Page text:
World Mining Congress
Over 330 million accidents at work happen world wide every year, only counting those leading to more than four days absence. More than 350,000 end fatal. Two million people more die every year due to work-related diseases. To sum this up: around 2.4 million people die every year because of work conditions. Among many risky industries, mining stands out. While mining represents just 1% of employees globally, it unfortunately represents 8% of all occupational fatalities. Mining operations go along with a variety of hazards. Not only in large operations, as they first come to mind, but also in the manifold small scale mines, with an estimated 13 million labourers worldwide exposed to substances such as dust, mercury and other chemicals, while also dealing with poor ventilation, inadequate space and overexertion. But is the number of severe accidents and diseases inevitable or can we change this situation? We can make mining sustainably safer, but we need a successful strategy to do so. A high potential lies in Vision Zero. Vision Zero is a prevention strategy for a safe future without fatal or serious occupational diseases, work accidents and traffic accidents. First defined as early as in the 19th century by Eleuthère Irénée du Pont, its very successful elements were adopted by many European countries first aiming at road safety, then extended to safety and health at work. Vision Zero’s holistic elements cover technology, workplaces, rules, and people as fields of action. By focussing on severe and fatal accidents, its application increases the level of safety and health overall.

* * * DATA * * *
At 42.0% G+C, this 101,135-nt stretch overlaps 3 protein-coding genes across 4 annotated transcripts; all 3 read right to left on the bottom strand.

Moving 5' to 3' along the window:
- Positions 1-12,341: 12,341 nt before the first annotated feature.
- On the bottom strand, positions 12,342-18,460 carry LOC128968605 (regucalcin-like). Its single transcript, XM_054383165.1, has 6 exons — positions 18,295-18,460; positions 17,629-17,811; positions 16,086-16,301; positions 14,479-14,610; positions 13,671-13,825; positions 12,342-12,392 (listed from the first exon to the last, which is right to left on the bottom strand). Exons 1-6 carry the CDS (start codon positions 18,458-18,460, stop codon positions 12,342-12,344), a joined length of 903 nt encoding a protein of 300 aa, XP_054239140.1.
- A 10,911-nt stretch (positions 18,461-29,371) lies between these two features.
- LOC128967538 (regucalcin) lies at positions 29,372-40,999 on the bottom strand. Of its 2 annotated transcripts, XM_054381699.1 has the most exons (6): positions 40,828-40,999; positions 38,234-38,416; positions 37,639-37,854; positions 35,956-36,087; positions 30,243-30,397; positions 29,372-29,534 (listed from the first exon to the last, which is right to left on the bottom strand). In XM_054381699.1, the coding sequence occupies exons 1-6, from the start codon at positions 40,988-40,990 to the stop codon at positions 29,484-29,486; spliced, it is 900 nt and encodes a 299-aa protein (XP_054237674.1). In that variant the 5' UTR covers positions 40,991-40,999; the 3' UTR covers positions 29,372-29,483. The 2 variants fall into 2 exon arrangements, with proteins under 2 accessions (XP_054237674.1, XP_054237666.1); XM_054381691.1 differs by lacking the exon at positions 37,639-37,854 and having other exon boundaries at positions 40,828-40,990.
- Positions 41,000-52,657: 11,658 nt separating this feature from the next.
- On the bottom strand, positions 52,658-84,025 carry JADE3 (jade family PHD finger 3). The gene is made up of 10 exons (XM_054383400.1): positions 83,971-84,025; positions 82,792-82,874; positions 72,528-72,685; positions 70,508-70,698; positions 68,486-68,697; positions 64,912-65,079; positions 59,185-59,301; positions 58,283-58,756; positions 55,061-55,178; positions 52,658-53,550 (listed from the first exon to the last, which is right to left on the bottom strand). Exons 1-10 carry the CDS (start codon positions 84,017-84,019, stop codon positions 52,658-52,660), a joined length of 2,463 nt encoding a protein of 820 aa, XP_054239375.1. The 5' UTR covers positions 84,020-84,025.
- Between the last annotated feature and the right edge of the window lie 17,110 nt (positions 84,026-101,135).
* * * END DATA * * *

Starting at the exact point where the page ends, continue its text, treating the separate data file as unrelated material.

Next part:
Keywords: mining; Accidents; Safety; vision; Prevention; Health; Traffic; Change; Mining industry;
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